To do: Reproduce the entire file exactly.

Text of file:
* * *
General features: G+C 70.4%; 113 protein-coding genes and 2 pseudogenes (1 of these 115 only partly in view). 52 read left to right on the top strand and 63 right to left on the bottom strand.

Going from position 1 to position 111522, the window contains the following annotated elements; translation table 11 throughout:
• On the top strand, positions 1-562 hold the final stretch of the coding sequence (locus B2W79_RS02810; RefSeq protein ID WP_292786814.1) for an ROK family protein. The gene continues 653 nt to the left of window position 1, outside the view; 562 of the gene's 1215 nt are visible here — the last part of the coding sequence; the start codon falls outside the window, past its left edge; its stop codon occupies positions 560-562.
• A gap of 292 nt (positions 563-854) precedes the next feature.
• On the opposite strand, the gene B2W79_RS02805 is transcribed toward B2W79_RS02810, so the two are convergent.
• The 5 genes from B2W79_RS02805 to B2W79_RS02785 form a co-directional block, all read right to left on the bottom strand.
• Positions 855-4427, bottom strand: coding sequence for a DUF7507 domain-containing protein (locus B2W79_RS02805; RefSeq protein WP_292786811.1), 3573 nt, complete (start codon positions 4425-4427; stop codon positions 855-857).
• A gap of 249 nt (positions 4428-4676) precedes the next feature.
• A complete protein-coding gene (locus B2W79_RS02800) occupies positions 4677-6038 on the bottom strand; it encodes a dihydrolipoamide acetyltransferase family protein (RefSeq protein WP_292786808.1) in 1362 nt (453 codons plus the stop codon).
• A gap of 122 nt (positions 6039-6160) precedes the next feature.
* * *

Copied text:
General features: G+C 70.4%; 113 protein-coding genes and 2 pseudogenes (1 of these 115 only partly in view). 52 read left to right on the top strand and 63 right to left on the bottom strand.

Going from position 1 to position 111522, the window contains the following annotated elements; translation table 11 throughout:
• On the top strand, positions 1-562 hold the final stretch of the coding sequence (locus B2W79_RS02810; RefSeq protein ID WP_292786814.1) for an ROK family protein. The gene continues 653 nt to the left of window position 1, outside the view; 562 of the gene's 1215 nt are visible here — the last part of the coding sequence; the start codon falls outside the window, past its left edge; its stop codon occupies positions 560-562.
• A gap of 292 nt (positions 563-854) precedes the next feature.
• On the opposite strand, the gene B2W79_RS02805 is transcribed toward B2W79_RS02810, so the two are convergent.
• The 5 genes from B2W79_RS02805 to B2W79_RS02785 form a co-directional block, all read right to left on the bottom strand.
• Positions 855-4427, bottom strand: coding sequence for a DUF7507 domain-containing protein (locus B2W79_RS02805; RefSeq protein WP_292786811.1), 3573 nt, complete (start codon positions 4425-4427; stop codon positions 855-857).
• A gap of 249 nt (positions 4428-4676) precedes the next feature.
• A complete protein-coding gene (locus B2W79_RS02800) occupies positions 4677-6038 on the bottom strand; it encodes a dihydrolipoamide acetyltransferase family protein (RefSeq protein WP_292786808.1) in 1362 nt (453 codons plus the stop codon).
• A gap of 122 nt (positions 6039-6160) precedes the next feature.